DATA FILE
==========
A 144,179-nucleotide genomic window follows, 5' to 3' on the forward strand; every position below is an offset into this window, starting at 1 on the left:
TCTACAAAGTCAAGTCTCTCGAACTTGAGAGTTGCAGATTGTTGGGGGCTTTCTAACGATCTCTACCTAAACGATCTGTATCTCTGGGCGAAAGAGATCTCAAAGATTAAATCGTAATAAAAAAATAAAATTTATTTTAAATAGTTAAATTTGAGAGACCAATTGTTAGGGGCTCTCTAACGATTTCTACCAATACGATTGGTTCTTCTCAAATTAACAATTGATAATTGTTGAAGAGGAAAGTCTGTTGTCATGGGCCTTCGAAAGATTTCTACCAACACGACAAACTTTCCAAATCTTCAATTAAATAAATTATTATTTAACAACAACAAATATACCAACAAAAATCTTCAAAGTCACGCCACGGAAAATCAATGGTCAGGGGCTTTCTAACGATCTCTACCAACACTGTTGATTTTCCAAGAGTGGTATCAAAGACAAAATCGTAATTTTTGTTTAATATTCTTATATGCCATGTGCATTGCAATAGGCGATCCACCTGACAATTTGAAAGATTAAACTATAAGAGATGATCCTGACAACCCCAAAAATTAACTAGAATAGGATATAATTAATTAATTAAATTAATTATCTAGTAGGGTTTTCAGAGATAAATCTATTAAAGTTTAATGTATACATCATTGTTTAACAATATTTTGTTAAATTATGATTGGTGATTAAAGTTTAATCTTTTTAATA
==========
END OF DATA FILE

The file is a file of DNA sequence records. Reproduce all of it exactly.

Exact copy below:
A 144,179-nucleotide genomic window follows, 5' to 3' on the forward strand; every position below is an offset into this window, starting at 1 on the left:
TCTACAAAGTCAAGTCTCTCGAACTTGAGAGTTGCAGATTGTTGGGGGCTTTCTAACGATCTCTACCTAAACGATCTGTATCTCTGGGCGAAAGAGATCTCAAAGATTAAATCGTAATAAAAAAATAAAATTTATTTTAAATAGTTAAATTTGAGAGACCAATTGTTAGGGGCTCTCTAACGATTTCTACCAATACGATTGGTTCTTCTCAAATTAACAATTGATAATTGTTGAAGAGGAAAGTCTGTTGTCATGGGCCTTCGAAAGATTTCTACCAACACGACAAACTTTCCAAATCTTCAATTAAATAAATTATTATTTAACAACAACAAATATACCAACAAAAATCTTCAAAGTCACGCCACGGAAAATCAATGGTCAGGGGCTTTCTAACGATCTCTACCAACACTGTTGATTTTCCAAGAGTGGTATCAAAGACAAAATCGTAATTTTTGTTTAATATTCTTATATGCCATGTGCATTGCAATAGGCGATCCACCTGACAATTTGAAAGATTAAACTATAAGAGATGATCCTGACAACCCCAAAAATTAACTAGAATAGGATATAATTAATTAATTAAATTAATTATCTAGTAGGGTTTTCAGAGATAAATCTATTAAAGTTTAATGTATACATCATTGTTTAACAATATTTTGTTAAATTATGATTGGTGATTAAAGTTTAATCTTTTTAATA